An article by Graham Morrison for Tech Radar UK this past week struck a bit of a raw nerve for me. It was one of a type we see periodically in the tech press and the title pretty much tells the story: The trouble with Linux: there's too much choice. To Mr. Morrison and all the others who have written articles like this one I say: Hogwash!
I pose the following questions to Mr. Morrison and to all the others who share his views. Are you intimidated by the breakfast cereal aisle in his supermarket? After all, there are so many choices. Isn't it confusing? Should we all just eat corn flakes? Would you like to go back to the days when Henry Ford famously said, "Any customer can have a car painted any colour that he wants so long as it is black"? After all, wouldn't buying a car be easier if there were fewer makes, models and colors available? How about clothing? Wouldn't life be simpler if we all had to wear the same uniform?
Mr. Morrison went on:
Recently, the Fedora distribution decided to dump its long-standing photo manager application, F-Spot, in favour of an upstart called Shotwell. Shotwell doesn't have anywhere near the features, stability or stature of its precursor. But it doesn't use Mono either - the .NET-inspired framework that many people love to hate thanks to its third-party association with Microsoft. As a result, thousands of new Fedora users are going to think that the best photo management application on Linux has about as much functionality as Microsoft's image preview.
Fedora didn't drop F-Spot. It is still in the repository. The fact that they chose Shotwell as their default for the iso doesn't mean that F-Spot has been somehow banned or that users will assume it is the best photo application for Linux. Windows users know about having application software choices so why would they think Linux is any different? Mr. Morrison's claim about what thousands of Fedora users will think assumes that they are all dim bulbs. Maybe he should just speak for himself and not project onto a large user community. OTOH, since Fedora has millions of users perhaps a few thousand will be confused.
Fedora wasn't alone in its decision to switch to Shotwell. Ubuntu has done the same. Adam Williamson of Red Hat explained the reasons for the change in his response to Mr. Morrison's article:
...we'd contest your characterization of F-Spot and Shotwell. We switched to Shotwell because we think it's a better project, simple as. We found F-Spot was very slow and buggy when dealing with large collections of images, and Shotwell handled this much better. We also preferred Shotwell's interface.Part of the arrogance inherent in articles like Mr. Morrison's is the assumption that the author knows what is best for the Linux community as a whole and that the author's preference should be the universal choice.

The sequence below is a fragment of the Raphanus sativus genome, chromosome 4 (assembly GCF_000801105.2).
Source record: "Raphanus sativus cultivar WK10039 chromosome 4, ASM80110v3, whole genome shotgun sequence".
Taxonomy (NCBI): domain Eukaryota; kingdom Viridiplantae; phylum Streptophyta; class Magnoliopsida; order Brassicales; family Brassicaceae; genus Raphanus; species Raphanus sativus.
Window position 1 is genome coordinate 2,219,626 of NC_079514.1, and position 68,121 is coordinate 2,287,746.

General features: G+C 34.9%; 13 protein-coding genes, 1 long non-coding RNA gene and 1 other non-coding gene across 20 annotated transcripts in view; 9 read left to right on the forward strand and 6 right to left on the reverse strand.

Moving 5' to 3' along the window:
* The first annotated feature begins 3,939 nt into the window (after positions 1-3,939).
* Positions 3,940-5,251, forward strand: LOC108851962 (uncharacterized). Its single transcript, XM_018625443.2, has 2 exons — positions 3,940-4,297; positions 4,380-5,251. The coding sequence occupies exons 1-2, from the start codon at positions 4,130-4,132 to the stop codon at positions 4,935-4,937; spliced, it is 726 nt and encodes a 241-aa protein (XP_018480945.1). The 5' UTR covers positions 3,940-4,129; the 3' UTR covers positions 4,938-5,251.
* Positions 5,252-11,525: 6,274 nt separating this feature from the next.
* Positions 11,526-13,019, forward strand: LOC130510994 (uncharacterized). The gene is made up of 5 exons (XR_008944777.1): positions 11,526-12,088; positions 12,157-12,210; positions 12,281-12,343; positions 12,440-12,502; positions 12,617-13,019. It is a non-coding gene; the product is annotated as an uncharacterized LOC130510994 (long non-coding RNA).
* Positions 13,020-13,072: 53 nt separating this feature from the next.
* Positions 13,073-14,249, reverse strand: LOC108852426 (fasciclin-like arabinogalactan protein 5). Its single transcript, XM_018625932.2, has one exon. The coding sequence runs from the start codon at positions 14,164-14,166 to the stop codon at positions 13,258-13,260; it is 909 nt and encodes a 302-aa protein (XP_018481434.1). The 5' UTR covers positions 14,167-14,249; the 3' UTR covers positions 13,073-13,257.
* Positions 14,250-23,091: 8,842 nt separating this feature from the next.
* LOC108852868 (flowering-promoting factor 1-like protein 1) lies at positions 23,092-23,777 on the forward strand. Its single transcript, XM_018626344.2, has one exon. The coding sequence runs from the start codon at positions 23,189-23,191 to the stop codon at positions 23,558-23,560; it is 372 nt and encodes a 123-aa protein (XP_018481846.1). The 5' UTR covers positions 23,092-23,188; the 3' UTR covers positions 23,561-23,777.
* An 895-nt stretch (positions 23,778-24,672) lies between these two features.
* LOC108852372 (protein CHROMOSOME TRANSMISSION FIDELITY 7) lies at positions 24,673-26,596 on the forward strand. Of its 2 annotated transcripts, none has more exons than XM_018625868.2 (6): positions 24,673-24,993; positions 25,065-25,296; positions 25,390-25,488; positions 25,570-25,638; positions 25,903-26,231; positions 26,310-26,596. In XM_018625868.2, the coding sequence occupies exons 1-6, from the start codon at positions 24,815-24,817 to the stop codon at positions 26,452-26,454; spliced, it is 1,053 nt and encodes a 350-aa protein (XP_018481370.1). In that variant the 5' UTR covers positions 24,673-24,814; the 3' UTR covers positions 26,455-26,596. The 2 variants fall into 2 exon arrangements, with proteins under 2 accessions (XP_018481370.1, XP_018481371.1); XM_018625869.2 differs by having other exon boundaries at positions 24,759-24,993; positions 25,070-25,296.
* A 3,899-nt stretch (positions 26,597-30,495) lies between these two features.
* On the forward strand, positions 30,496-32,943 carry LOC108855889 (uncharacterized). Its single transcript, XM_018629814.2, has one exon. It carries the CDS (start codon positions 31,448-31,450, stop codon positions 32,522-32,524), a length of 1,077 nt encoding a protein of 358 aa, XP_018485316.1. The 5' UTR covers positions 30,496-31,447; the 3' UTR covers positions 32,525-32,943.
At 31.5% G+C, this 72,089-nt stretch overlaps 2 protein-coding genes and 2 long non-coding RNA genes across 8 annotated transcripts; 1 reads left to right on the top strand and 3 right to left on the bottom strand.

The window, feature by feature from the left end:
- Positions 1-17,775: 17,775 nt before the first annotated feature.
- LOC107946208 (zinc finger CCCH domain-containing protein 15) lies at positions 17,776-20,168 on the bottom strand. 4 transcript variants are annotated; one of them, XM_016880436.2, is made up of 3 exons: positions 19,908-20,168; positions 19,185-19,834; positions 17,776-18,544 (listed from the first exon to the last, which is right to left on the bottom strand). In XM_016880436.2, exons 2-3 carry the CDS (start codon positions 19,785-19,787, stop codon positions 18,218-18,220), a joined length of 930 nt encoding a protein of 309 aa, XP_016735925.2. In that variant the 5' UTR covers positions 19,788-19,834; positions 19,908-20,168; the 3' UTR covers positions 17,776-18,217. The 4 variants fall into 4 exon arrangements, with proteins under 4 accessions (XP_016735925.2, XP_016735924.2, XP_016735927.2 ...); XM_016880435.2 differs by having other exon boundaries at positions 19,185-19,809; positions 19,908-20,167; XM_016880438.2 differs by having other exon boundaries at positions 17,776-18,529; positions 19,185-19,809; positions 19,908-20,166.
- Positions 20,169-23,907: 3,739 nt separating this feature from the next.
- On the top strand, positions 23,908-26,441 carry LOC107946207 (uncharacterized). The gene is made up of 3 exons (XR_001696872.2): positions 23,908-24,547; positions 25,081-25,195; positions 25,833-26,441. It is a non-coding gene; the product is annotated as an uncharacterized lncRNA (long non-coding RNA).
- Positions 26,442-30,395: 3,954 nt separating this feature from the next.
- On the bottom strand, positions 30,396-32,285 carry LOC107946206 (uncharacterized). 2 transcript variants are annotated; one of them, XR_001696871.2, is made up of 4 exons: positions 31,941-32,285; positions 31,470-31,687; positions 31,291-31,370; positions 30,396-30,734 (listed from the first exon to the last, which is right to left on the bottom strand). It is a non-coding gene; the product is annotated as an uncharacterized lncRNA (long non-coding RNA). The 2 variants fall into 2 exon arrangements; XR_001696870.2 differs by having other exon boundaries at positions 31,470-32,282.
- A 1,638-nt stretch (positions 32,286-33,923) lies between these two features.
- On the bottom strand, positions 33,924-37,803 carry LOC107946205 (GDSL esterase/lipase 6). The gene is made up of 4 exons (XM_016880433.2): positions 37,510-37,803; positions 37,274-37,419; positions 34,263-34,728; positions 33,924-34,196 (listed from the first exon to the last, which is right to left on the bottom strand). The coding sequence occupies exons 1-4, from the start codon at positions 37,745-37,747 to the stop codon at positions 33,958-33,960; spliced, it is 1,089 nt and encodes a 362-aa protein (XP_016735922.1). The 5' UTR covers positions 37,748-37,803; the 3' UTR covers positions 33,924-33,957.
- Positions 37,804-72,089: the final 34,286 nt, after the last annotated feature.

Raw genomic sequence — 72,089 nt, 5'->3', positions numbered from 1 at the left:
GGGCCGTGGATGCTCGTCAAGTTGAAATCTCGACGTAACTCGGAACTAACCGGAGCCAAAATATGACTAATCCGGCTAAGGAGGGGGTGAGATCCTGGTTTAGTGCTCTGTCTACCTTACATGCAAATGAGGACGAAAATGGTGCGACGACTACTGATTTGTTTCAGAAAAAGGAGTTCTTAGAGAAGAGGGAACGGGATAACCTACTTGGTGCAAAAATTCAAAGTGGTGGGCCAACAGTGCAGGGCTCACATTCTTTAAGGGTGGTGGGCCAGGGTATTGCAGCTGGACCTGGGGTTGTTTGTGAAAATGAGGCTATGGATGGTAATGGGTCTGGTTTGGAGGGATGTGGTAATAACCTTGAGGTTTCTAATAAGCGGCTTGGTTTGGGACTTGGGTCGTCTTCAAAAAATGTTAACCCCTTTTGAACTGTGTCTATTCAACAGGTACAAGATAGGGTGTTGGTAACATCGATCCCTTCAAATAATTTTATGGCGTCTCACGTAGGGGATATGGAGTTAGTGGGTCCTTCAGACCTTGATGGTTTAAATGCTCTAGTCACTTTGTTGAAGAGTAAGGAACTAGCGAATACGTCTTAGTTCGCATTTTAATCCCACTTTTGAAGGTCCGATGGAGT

Mr. Morrison says he is confused and after 12 years he still doesn't understand how software is installed in Linux. All major distros have graphical package managers that work essentially the same way and all have a search feature built in. He says "many of us are utterly confused by the choice." Please speak for yourself. I am very comfortable with installing software in Linux and most people I introduce to Linux are as well within days. It doesn't take 12 years! I've always thought the ability to find most anything you need in the repository of a better distribution and the lack of a need to search the web or stores for software is one aspect of Linux that is actually easier and more user friendly than Windows. I suppose having all those choices in one place is what Mr. Morrison finds confusing.
Choice is one of the greatest strengths of Linux. It is not a weakness. The fact that we can choose from a selection of desktop environments, for example, and tailor them to suit our needs rather than the Windows one size fits all approach is something we should be touting, not wishing the choices away. Besides, there is nothing preventing any user from sticking with the default desktop of their chosen distribution. I, for one, am glad I don't have to eat corn flakes for breakfast every morning. As the French say, "Vive le différence!"